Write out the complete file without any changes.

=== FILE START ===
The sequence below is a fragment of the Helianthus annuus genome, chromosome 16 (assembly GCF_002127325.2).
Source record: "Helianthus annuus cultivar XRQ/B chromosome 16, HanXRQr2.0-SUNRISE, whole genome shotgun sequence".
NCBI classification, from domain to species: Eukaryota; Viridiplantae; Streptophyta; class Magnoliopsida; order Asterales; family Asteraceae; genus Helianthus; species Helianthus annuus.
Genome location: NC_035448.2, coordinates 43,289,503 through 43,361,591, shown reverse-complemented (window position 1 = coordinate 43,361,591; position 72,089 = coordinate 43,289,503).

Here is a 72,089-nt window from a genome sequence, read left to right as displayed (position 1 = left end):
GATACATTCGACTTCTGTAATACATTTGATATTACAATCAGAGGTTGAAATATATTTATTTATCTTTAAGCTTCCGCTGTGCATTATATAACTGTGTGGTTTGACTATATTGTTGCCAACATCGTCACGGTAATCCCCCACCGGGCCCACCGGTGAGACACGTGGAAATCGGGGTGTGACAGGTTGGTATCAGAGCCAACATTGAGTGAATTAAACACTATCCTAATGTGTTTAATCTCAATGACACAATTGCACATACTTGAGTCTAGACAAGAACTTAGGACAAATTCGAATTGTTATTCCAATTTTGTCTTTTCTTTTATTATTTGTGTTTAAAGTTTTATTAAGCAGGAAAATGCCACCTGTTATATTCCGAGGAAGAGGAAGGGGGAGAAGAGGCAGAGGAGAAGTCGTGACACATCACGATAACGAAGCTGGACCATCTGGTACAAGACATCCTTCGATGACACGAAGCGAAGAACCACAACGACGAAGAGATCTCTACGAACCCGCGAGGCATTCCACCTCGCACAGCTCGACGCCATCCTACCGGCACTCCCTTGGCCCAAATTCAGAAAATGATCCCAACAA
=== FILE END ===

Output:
The sequence below is a fragment of the Helianthus annuus genome, chromosome 16 (assembly GCF_002127325.2).
Source record: "Helianthus annuus cultivar XRQ/B chromosome 16, HanXRQr2.0-SUNRISE, whole genome shotgun sequence".
NCBI classification, from domain to species: Eukaryota; Viridiplantae; Streptophyta; class Magnoliopsida; order Asterales; family Asteraceae; genus Helianthus; species Helianthus annuus.
Genome location: NC_035448.2, coordinates 43,289,503 through 43,361,591, shown reverse-complemented (window position 1 = coordinate 43,361,591; position 72,089 = coordinate 43,289,503).

Here is a 72,089-nt window from a genome sequence, read left to right as displayed (position 1 = left end):
GATACATTCGACTTCTGTAATACATTTGATATTACAATCAGAGGTTGAAATATATTTATTTATCTTTAAGCTTCCGCTGTGCATTATATAACTGTGTGGTTTGACTATATTGTTGCCAACATCGTCACGGTAATCCCCCACCGGGCCCACCGGTGAGACACGTGGAAATCGGGGTGTGACAGGTTGGTATCAGAGCCAACATTGAGTGAATTAAACACTATCCTAATGTGTTTAATCTCAATGACACAATTGCACATACTTGAGTCTAGACAAGAACTTAGGACAAATTCGAATTGTTATTCCAATTTTGTCTTTTCTTTTATTATTTGTGTTTAAAGTTTTATTAAGCAGGAAAATGCCACCTGTTATATTCCGAGGAAGAGGAAGGGGGAGAAGAGGCAGAGGAGAAGTCGTGACACATCACGATAACGAAGCTGGACCATCTGGTACAAGACATCCTTCGATGACACGAAGCGAAGAACCACAACGACGAAGAGATCTCTACGAACCCGCGAGGCATTCCACCTCGCACAGCTCGACGCCATCCTACCGGCACTCCCTTGGCCCAAATTCAGAAAATGATCCCAACAA